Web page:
How Mental Illness Changed My Relationship With the Night
I used to have such a good relationship with the night. It was my favorite time. It was a place I could go where the world shut off and I could just exist. I loved everything about it from the smell of cold, dark air to the dead silence that amplified my every breath. It was frozen time kept just for me and my things, a space not even the light could penetrate. I loved the way it felt on my skin and in my head. Quiet and calm.
When I was a teenager, I lived with my father, step mother and two step sisters. Space and privacy were often an issue with even my bedroom unsafe from unwanted disturbances. But the nighttime was mine and mine alone. With the house asleep, I would sneak downstairs in my comfiest band T-shirt, turn on the TV and the desktop (one of the old, big computers where you plugged the internet in to the phone line) and plod sleepily around the kitchen making hot chocolate and beans on toast. I’d watch all the cartoons I couldn’t watch during the day as well as movies and a lot of stand-up comedy. I’d browse the internet, talk on my favorite street team forums to friends across the pond, chat on messenger and read all the fantasy fiction I could get my mouse on. It felt like night was a place I could just be me. I could do all of my favorite things with my mind completely closed off from the struggles and stresses of the daytime. I was relaxed. I was alone. I was at peace and there was no one and nothing around that could get to me.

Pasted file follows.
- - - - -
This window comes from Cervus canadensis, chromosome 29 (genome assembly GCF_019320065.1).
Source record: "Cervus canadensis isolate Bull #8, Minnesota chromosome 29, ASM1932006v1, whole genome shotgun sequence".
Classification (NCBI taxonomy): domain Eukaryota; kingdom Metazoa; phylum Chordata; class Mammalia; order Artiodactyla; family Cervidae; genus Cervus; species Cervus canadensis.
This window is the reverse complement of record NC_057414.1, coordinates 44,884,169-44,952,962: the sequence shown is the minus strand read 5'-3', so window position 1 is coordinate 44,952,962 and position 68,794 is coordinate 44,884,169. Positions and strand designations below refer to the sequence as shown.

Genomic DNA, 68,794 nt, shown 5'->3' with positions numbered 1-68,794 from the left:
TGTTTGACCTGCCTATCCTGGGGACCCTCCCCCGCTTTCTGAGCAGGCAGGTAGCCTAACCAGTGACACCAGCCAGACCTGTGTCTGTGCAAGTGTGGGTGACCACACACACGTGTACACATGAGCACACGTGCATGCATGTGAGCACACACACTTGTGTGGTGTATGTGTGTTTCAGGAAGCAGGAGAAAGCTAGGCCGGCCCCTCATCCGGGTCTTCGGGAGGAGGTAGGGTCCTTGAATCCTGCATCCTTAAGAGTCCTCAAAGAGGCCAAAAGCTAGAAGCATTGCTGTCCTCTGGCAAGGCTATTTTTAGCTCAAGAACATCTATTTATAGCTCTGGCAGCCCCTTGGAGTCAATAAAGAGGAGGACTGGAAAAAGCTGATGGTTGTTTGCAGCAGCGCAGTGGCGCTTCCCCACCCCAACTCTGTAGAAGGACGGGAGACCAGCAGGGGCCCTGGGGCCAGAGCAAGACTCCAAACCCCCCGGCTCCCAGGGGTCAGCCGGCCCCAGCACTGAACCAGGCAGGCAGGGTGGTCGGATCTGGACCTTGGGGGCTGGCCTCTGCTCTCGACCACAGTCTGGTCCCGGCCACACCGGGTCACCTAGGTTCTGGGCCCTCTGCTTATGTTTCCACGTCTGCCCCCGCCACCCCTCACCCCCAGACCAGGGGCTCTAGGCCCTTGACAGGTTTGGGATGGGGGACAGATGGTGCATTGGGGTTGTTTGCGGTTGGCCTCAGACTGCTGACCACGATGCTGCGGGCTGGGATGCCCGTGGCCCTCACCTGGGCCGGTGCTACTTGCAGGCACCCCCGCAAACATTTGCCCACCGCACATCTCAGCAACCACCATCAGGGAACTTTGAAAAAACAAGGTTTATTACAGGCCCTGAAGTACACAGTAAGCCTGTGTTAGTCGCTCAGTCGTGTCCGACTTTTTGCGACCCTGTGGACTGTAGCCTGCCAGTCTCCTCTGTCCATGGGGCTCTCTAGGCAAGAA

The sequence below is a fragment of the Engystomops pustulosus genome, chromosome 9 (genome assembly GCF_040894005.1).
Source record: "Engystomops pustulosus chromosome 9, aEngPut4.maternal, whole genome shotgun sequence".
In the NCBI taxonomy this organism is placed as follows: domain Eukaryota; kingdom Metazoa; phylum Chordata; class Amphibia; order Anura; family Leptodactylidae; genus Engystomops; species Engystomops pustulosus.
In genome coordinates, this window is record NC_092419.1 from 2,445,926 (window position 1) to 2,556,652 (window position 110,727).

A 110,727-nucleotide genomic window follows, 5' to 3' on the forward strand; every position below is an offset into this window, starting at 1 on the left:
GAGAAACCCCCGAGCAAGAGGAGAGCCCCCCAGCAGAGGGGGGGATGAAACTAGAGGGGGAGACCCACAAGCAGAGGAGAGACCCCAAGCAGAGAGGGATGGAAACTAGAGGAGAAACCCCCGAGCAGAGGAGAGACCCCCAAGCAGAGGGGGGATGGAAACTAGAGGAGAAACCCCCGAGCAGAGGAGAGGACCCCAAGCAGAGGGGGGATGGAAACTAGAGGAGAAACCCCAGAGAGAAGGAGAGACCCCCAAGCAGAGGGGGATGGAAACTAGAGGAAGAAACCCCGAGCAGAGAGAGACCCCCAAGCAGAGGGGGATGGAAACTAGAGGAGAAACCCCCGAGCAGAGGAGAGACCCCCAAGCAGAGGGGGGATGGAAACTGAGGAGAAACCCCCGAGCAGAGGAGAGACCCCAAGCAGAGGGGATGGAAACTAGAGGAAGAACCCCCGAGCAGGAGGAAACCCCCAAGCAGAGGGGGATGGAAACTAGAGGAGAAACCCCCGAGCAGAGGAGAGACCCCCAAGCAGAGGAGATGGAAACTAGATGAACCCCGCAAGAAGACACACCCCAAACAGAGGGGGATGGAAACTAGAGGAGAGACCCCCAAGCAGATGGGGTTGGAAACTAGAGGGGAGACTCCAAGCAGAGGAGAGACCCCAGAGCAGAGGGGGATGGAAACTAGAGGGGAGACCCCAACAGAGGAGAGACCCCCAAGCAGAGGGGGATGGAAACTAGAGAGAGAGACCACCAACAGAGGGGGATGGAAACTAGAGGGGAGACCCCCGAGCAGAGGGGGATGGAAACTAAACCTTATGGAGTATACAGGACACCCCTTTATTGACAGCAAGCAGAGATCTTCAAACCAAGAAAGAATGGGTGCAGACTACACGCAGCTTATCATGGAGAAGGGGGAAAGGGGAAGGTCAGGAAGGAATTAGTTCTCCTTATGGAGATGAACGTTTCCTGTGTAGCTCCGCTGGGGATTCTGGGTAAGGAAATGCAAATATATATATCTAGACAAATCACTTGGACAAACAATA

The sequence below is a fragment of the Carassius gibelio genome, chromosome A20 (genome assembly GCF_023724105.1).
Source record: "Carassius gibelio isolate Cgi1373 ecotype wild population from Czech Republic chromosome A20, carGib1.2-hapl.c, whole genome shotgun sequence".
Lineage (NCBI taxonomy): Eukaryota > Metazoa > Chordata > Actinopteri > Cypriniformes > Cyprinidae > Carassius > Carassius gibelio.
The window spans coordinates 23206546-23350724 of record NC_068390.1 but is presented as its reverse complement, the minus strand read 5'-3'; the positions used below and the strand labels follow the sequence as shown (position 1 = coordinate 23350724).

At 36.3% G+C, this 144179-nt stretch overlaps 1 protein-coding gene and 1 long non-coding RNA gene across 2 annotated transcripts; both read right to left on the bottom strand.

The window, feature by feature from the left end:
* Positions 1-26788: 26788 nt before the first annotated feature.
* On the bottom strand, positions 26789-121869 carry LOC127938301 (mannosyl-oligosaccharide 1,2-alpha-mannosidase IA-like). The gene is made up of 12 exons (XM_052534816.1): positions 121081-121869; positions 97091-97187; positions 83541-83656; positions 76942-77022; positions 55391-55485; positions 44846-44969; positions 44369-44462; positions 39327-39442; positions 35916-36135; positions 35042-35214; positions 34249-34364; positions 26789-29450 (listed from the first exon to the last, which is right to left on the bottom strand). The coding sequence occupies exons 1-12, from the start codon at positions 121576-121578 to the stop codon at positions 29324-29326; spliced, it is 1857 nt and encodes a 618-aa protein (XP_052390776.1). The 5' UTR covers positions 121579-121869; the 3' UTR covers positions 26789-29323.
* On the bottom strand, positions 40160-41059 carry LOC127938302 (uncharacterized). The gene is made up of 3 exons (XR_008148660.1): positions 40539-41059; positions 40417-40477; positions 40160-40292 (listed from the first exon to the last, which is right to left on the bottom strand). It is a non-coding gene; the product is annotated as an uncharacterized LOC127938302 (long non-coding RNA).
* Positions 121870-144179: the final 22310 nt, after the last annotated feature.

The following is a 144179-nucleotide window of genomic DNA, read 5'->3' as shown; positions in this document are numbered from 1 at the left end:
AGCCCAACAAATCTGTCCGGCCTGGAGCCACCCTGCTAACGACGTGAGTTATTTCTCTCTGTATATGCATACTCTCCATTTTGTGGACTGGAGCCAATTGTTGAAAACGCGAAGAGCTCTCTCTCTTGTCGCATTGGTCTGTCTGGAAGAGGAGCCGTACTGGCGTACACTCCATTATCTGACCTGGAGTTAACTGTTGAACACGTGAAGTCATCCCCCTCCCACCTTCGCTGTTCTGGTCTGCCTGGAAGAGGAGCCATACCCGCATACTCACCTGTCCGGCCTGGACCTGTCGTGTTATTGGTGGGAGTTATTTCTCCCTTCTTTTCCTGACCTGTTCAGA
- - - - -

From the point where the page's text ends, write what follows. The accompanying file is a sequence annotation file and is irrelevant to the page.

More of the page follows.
Later on in life as I struggled more and more, the stresses of the day began to bleed in to the night until, one night, the night became as dark as the day. I was no longer safe, no longer undisturbed and protected by that quiet peace. Now I was disturbed, annoyed, rattled and belittled by a monster with long, sharp claws that buried into my brain and a pointed, venom filled tongue that hissed doubts and put downs in to my ear. I no longer watched all my favorite shows and ate all my favorite foods. I was no longer free but instead trapped, my bed a custom coffin keeping me caught between the limbo of night and finality of sunrise. Nighttime was now my nightmare.
As I slipped deeper into myself, the monster became monsters, multiplying and hiding in the silence, taking on faces of those I once knew and learning new and terrifying phrases to pander to my every fear and insecurity. Too scared to sleep and even more so not to, the solitude that was once my freedom became my prison.
These days, as I attempt with great difficulty to climb out of my head, I am slowly trying to re-establish my relationship with the sunset and all that follows after. Often physically and mentally spent from life and worries I usually slip easily into sleep. On the nights it takes a little longer, a few episodes of a favorite show or a movie will do the trick, and I am soon lulled in to that quiet relief of unconsciousness.
Some nights, some unsuspecting and others unsurprising, I lay in bed in a stiff and terrified silence waiting for the monsters to awaken…
Getty Images photo via pinkomelet